Good: spacious, comfy cabin, practical, well equipped.
Not so good: quite pricey, silly stick on 4x4 bits don't make much sense.
Wherever Le Corbusier is buried, and I bet it's in a really simply designed, form-follows-function tomb, he must now be beginning to rotate gently, but with gathering pace. Why? Because Renault is trying to kill the MPV.
Charles-Edouard Jeanneret took the pseudonym Le Corbusier and began to revolutionise modern architecture, abandoning the decorative, ostentatious styles of Art Deco and Art Nouveau movements and instead moving to a rational, clean, uncluttered style. His maxim was that a house should be a machine you live in, with all the implications for practicality and usability that suggests.
And I think he would have been proud of the efforts of his fellow Frenchman (he was born Swiss but naturalised French in 1930) in creating the original Renault Espace. The first true MPV (yes, the Chrysler Town & Country got there first by a few months, but it was really an up-scaled van, while the Espace was car-based), the original Espace was one of the most form-follows-function cars ever made, and I can still see some true beauty in the simple, upright lines.
What followed though was even more revolutionary, because in 1998, Renault produced the first Scenic and with it the whole motoring world changed. Simply by raising the ceiling and installing some clever seats, Renault had shown us just how practical and user-friendly the interior of a car could be. Others followed, seven-seat versions were developed and for a time it seemed that every car would eventually be a high-roof, mono-space design.
Not any more. Not only has Renault confirmed that the next Espace will be as much an SUV as it will be an MPV, so too has it sounded the death knell for the Scenic. The seven-seat Grand Scenic will continue unabated, but the standard five-seat model will be progressively replaced by this new XMOD model, and I wouldn't be at all surprised to see that, when the next-generation Scenic arrives, there will only be a seven-seat version. The five-seat model will likely be replaced entirely by a standalone SUV-style car. Thus why I think that Le Corbusier would not approve.
Why not? Because the XMOD has thrown out the form-following-function ideal that all MPVs should cling to. A facelift of the entire Scenic range has brought a new, bolder grille with a huge Renault diamond plonked in the middle and some other exterior and interior tweaks. But the XMOD goes further, with phony undertray bash plates and stick-on grey plastic panels in an attempt to convince you that, yes, it really could go yomping its way across the Serengeti.
It couldn't. It's a front-wheel drive diesel MPV. And the ironic thing is that all of the things that are good about the Scenic XMOD have absolutely nothing to do with the XMOD part. The interior is an obvious strong point. It's spacious, the seats are very comfy and everything looks and feels suitably well built. The all-digital dashboard is nice to use and to look at and the equipment levels are high, including electronic child locks and a kick-ass Bose stereo.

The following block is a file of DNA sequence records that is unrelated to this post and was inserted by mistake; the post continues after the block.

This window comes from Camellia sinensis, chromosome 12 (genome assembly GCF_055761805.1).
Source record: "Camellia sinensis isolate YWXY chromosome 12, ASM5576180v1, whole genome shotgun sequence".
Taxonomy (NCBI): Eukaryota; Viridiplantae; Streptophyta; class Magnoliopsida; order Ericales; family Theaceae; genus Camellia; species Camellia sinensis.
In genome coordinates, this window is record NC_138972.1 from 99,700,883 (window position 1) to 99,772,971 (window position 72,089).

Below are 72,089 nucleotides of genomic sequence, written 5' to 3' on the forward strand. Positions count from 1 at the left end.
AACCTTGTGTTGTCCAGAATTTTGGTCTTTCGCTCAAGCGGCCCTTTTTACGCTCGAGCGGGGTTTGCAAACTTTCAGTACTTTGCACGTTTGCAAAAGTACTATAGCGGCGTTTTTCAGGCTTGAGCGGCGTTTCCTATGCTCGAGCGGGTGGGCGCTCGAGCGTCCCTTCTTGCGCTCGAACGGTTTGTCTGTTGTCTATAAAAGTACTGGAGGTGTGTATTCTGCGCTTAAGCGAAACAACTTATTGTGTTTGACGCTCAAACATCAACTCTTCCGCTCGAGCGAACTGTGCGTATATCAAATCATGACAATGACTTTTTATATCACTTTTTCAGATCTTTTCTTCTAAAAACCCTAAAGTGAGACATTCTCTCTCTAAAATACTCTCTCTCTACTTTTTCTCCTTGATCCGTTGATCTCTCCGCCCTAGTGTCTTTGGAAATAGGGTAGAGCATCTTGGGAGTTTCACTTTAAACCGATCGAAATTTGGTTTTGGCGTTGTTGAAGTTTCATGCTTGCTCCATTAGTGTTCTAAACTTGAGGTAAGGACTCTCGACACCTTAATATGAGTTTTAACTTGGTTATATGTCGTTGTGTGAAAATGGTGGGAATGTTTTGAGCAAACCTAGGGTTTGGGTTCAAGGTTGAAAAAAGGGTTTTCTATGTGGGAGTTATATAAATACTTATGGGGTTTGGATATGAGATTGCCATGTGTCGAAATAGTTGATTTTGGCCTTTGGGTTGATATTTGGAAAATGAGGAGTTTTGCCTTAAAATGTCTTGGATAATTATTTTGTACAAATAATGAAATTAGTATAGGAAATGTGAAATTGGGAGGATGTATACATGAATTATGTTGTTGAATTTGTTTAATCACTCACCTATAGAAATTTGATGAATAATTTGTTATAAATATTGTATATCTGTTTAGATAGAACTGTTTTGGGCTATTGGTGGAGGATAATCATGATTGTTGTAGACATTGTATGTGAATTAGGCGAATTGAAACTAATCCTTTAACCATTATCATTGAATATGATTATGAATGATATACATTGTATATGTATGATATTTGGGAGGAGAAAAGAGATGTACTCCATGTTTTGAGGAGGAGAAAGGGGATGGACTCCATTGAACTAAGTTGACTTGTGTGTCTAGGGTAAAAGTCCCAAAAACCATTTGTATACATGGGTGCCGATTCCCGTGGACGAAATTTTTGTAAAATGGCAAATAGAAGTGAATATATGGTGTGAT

In the back, there are three individually-adjustable seats, which means that you can fit three child car seats abreast in there, a major consideration for families these days. The boot, a 472-litre space, can be enlarged by sliding those rear seats forward a touch.
Added to which there's a sense of airiness and light to the cabin that makes it a very pleasant place to be. By accident, not design, I ended up taking the XMOD on three round trips between Dublin and Galway in the space of a week, and never once felt tired or bored of the car, a fact that speaks wonders for it being a nice thing in which to travel.
The engine plays a big part in that, of course. Renault's long-serving 1.5 dCi diesel has always been a good unit and it's still going strong in the XMOD. It's not exactly serving up staggering power outputs, but it gets out of its own way, cruises quietly and returned a very decent 5.9 litres per 100km in my hands (47.9mpg). Emissions are pegged at 105g/km, so you'll pay just €190 a year in road tax too.
You will pay quite a lot to get into one like this though, as €29k is the sticker price; although a cheaper, less-well equipped petrol XMOD kicks off the line-up at €26k. It does seem a bit pricey for a family car, at a time when few families have money to be splashing around.
Surprisingly, though, the XMOD quite enjoys being chucked around. A bit, anyway. It's not quite got the chassis deportment of the Ford C-Max, but with well-weighted steering and decent body control, it's the better of the likes of the C4 Picasso and the Peugeot 5008. You may not get up early on a Sunday to take it for a thrash, but you won't feel short-changed driving it in normal circumstances.
As a family man, the appeal of the XMOD is undeniable. The cabin, with all that space and adjustability, means it's a doddle to get the kids in and take them off to school or for a weekend away, and the fact that it's decent to drive and has a very good engine adds to the appeal.
But all the XMOD badging and stick-on parts just leave me cold. I accept that MPVs are just not generally seen as desirable cars and that trying to chuck in a bit of SUV glamour might at least draw in a few more customers, which is a good thing. But I'll stick with Le Corbusier's logic and functionality when it comes to my MPVs, cheers.